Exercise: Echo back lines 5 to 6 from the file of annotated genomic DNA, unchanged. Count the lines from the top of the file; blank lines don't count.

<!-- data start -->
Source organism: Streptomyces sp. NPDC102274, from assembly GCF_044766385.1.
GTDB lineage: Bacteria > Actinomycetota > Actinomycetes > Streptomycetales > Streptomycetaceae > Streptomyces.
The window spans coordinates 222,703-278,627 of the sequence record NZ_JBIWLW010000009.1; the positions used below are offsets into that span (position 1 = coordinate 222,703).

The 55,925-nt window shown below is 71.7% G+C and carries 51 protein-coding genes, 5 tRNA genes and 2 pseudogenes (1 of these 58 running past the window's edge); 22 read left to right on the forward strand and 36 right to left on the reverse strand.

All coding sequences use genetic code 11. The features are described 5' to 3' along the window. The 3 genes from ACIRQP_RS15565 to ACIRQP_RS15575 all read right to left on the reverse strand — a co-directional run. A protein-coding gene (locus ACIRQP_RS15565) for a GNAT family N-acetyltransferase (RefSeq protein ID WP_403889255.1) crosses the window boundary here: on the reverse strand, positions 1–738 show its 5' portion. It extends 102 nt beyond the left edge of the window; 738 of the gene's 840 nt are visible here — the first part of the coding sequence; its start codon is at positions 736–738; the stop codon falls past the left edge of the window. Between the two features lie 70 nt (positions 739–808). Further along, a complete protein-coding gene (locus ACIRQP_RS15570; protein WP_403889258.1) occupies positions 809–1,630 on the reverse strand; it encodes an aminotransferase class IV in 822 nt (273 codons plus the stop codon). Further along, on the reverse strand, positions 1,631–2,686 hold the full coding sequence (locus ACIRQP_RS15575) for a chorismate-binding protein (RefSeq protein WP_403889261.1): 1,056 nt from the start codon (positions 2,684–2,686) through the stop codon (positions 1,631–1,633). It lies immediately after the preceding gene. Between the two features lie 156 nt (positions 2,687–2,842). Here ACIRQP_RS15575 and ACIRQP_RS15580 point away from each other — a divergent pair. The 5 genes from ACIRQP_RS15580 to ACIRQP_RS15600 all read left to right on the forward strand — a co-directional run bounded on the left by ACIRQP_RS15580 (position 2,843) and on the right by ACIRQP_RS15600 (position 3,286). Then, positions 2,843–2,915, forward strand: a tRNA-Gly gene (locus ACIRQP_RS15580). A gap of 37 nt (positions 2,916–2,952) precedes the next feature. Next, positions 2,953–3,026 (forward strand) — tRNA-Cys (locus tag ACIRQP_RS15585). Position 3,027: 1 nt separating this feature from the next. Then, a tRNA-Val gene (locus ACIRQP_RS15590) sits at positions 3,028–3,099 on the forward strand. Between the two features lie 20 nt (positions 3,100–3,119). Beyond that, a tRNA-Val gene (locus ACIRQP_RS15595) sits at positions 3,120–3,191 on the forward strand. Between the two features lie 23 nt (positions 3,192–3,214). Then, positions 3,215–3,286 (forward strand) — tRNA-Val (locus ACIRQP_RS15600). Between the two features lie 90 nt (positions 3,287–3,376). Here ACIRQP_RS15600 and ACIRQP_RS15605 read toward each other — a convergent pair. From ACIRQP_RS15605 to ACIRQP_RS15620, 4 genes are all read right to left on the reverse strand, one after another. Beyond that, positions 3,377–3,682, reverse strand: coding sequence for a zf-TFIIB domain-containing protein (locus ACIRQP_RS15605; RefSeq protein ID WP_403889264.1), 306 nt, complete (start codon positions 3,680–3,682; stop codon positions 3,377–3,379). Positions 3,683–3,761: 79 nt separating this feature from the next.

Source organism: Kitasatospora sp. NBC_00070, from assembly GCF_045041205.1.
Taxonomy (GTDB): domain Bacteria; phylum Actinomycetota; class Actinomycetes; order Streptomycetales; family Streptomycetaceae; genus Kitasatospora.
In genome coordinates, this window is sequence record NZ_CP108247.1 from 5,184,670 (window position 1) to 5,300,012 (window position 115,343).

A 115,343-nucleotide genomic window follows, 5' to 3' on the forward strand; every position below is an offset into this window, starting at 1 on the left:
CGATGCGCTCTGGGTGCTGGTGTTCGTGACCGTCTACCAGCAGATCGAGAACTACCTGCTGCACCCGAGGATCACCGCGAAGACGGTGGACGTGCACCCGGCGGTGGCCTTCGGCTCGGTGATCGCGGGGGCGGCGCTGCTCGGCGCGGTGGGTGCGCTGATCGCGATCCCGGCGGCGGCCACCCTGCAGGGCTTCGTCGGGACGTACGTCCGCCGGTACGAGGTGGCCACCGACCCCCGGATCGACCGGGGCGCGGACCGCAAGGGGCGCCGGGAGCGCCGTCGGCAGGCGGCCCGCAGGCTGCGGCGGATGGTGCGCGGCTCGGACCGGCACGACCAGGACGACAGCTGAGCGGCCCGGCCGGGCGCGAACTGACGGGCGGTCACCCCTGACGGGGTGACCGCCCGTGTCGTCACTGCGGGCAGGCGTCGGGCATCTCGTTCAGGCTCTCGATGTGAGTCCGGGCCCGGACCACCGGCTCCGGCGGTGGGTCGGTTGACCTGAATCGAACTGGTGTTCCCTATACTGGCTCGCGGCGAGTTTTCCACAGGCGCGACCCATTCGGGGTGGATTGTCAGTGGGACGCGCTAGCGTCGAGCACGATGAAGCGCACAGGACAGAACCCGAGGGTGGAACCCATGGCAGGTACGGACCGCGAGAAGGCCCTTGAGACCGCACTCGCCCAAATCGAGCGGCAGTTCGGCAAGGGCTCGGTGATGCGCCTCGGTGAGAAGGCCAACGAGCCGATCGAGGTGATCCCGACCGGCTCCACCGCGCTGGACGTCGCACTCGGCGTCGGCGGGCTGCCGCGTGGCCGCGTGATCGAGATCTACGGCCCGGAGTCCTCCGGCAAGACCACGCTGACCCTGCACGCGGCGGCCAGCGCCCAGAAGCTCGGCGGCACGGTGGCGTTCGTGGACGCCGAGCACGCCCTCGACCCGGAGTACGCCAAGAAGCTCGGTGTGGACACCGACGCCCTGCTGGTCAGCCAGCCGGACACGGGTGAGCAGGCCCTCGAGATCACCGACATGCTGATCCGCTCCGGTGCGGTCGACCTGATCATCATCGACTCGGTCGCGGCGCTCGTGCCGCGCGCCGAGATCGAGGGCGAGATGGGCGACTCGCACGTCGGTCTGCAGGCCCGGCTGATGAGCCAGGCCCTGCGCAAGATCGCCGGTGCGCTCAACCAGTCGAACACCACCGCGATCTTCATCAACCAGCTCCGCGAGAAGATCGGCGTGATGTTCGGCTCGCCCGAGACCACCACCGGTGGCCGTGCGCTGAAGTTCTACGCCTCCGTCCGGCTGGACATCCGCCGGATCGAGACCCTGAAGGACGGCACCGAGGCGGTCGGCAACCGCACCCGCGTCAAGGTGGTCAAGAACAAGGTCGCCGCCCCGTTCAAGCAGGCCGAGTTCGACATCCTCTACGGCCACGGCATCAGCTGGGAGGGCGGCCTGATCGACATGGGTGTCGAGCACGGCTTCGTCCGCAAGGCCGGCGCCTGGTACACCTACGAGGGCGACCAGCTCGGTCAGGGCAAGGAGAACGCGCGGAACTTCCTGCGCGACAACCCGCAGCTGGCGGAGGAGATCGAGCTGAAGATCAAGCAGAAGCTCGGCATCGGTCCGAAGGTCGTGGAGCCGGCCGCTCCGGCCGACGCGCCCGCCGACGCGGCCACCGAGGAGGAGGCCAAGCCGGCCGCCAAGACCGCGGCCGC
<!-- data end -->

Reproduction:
All coding sequences use genetic code 11. The features are described 5' to 3' along the window. The 3 genes from ACIRQP_RS15565 to ACIRQP_RS15575 all read right to left on the reverse strand — a co-directional run. A protein-coding gene (locus ACIRQP_RS15565) for a GNAT family N-acetyltransferase (RefSeq protein ID WP_403889255.1) crosses the window boundary here: on the reverse strand, positions 1–738 show its 5' portion. It extends 102 nt beyond the left edge of the window; 738 of the gene's 840 nt are visible here — the first part of the coding sequence; its start codon is at positions 736–738; the stop codon falls past the left edge of the window. Between the two features lie 70 nt (positions 739–808). Further along, a complete protein-coding gene (locus ACIRQP_RS15570; protein WP_403889258.1) occupies positions 809–1,630 on the reverse strand; it encodes an aminotransferase class IV in 822 nt (273 codons plus the stop codon). Further along, on the reverse strand, positions 1,631–2,686 hold the full coding sequence (locus ACIRQP_RS15575) for a chorismate-binding protein (RefSeq protein WP_403889261.1): 1,056 nt from the start codon (positions 2,684–2,686) through the stop codon (positions 1,631–1,633). It lies immediately after the preceding gene. Between the two features lie 156 nt (positions 2,687–2,842). Here ACIRQP_RS15575 and ACIRQP_RS15580 point away from each other — a divergent pair. The 5 genes from ACIRQP_RS15580 to ACIRQP_RS15600 all read left to right on the forward strand — a co-directional run bounded on the left by ACIRQP_RS15580 (position 2,843) and on the right by ACIRQP_RS15600 (position 3,286). Then, positions 2,843–2,915, forward strand: a tRNA-Gly gene (locus ACIRQP_RS15580). A gap of 37 nt (positions 2,916–2,952) precedes the next feature. Next, positions 2,953–3,026 (forward strand) — tRNA-Cys (locus tag ACIRQP_RS15585). Position 3,027: 1 nt separating this feature from the next. Then, a tRNA-Val gene (locus ACIRQP_RS15590) sits at positions 3,028–3,099 on the forward strand. Between the two features lie 20 nt (positions 3,100–3,119). Beyond that, a tRNA-Val gene (locus ACIRQP_RS15595) sits at positions 3,120–3,191 on the forward strand. Between the two features lie 23 nt (positions 3,192–3,214). Then, positions 3,215–3,286 (forward strand) — tRNA-Val (locus ACIRQP_RS15600). Between the two features lie 90 nt (positions 3,287–3,376). Here ACIRQP_RS15600 and ACIRQP_RS15605 read toward each other — a convergent pair. From ACIRQP_RS15605 to ACIRQP_RS15620, 4 genes are all read right to left on the reverse strand, one after another. Beyond that, positions 3,377–3,682, reverse strand: coding sequence for a zf-TFIIB domain-containing protein (locus ACIRQP_RS15605; RefSeq protein ID WP_403889264.1), 306 nt, complete (start codon positions 3,680–3,682; stop codon positions 3,377–3,379). Positions 3,683–3,761: 79 nt separating this feature from the next.

Source organism: Kitasatospora sp. NBC_00070, from assembly GCF_045041205.1.